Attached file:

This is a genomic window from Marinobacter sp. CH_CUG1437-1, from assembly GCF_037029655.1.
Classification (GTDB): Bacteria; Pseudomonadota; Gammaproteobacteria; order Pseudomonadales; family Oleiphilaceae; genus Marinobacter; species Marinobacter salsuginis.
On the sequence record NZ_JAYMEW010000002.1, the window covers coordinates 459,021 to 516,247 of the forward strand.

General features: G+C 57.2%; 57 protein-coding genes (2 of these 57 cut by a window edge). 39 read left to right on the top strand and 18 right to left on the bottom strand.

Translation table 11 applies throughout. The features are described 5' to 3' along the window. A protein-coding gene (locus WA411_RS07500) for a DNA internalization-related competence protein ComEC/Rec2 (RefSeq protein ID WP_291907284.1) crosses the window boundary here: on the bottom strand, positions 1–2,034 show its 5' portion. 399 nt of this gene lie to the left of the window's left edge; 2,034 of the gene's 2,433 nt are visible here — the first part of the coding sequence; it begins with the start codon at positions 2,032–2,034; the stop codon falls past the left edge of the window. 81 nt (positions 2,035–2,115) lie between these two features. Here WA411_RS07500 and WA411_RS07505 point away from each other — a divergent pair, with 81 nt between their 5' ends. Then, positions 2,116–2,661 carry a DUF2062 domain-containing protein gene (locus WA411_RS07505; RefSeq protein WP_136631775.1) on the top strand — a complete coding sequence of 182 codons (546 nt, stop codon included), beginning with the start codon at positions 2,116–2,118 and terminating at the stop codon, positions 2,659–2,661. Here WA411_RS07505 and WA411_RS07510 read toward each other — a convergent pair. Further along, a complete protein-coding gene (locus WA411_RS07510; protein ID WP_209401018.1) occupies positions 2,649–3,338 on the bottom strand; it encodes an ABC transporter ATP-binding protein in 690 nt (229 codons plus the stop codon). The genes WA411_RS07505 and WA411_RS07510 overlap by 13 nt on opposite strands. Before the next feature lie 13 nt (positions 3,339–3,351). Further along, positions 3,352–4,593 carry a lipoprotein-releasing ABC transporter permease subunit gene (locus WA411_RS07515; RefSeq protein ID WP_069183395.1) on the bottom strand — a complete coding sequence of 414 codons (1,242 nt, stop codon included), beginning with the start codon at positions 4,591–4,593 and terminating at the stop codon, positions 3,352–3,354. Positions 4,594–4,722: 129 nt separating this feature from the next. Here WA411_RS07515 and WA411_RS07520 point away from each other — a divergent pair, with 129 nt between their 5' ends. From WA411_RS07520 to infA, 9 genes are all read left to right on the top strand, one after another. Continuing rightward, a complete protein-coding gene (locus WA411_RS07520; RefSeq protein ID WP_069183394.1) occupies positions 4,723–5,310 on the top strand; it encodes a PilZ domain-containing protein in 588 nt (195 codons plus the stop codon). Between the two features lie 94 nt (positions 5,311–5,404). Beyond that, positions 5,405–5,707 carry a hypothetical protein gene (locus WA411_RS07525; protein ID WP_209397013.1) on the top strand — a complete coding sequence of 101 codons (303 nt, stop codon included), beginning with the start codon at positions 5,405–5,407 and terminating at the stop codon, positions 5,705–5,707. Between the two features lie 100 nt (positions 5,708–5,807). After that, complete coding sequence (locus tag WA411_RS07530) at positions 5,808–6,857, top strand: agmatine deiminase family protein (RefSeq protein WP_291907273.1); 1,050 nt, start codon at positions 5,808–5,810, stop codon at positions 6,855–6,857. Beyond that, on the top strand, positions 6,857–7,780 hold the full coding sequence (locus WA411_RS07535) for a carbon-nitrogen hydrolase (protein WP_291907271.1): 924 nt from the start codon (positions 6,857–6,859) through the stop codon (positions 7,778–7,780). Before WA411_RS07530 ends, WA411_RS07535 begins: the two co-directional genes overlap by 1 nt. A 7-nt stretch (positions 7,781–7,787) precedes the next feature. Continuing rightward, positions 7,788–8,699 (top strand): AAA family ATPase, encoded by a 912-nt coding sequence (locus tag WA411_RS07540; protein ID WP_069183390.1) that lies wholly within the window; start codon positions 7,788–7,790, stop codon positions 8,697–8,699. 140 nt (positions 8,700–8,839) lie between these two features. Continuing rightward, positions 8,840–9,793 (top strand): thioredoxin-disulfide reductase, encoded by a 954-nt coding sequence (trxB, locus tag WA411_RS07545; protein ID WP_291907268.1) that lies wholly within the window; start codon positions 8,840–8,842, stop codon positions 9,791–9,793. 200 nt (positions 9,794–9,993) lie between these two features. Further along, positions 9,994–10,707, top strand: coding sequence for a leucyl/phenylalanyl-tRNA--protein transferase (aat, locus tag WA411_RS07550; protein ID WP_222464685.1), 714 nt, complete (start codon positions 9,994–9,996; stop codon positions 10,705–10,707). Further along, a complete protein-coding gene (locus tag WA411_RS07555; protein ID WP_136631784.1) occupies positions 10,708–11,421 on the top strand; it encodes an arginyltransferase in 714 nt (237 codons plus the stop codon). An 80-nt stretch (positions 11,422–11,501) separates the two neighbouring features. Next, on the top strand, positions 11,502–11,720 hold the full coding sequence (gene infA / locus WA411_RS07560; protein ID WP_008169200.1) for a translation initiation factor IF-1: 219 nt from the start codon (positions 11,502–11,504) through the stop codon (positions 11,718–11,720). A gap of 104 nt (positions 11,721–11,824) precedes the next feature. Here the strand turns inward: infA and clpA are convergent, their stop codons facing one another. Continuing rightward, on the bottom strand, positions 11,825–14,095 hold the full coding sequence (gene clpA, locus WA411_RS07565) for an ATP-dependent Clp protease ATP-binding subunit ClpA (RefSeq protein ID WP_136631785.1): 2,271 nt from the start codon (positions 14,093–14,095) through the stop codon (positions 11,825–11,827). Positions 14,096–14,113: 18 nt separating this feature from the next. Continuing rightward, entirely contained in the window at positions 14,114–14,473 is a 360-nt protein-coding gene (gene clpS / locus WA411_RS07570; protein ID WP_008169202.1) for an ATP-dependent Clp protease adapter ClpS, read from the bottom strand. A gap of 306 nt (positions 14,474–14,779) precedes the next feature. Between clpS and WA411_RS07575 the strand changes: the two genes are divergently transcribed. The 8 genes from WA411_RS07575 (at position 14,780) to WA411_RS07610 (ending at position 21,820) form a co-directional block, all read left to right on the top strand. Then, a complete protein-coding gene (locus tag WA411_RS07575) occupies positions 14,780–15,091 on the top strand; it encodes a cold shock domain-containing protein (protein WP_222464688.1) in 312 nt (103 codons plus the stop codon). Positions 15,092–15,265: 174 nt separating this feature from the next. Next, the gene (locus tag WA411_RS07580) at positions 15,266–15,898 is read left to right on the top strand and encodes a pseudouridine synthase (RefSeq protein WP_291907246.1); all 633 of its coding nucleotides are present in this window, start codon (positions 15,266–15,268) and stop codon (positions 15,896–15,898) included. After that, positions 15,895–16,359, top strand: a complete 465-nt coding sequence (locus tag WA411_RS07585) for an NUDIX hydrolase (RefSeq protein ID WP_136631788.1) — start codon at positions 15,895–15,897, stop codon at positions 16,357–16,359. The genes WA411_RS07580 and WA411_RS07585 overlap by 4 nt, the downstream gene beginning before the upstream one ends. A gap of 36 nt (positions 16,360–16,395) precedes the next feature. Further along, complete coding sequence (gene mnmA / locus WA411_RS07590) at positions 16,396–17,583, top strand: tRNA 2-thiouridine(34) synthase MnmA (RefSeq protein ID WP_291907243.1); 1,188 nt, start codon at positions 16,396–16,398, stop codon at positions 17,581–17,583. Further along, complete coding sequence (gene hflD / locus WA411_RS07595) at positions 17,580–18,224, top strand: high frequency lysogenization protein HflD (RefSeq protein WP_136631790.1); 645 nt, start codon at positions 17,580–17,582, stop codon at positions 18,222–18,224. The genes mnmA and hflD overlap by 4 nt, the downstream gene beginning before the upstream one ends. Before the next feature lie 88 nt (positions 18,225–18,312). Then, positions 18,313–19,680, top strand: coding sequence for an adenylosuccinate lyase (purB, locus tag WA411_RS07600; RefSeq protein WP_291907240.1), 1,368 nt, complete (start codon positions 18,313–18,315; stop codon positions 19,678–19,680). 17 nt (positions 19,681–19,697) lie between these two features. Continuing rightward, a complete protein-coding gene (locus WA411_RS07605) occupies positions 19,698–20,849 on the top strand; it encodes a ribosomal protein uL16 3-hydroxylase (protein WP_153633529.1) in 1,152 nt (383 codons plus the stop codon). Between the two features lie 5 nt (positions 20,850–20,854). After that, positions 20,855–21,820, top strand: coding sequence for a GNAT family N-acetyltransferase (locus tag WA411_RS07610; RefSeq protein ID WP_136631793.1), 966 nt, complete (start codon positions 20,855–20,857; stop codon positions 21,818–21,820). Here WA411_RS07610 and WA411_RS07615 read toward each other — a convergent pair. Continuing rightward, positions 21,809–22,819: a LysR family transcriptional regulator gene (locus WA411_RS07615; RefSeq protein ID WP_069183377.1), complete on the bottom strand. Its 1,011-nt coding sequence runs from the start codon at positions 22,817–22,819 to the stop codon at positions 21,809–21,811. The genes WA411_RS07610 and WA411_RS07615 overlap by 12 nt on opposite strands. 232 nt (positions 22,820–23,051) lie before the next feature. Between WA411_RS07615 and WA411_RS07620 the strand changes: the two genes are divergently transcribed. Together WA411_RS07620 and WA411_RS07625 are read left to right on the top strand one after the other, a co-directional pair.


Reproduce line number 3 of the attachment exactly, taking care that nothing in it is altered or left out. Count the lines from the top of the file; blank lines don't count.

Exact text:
On the sequence record NZ_JAYMEW010000002.1, the window covers coordinates 459,021 to 516,247 of the forward strand.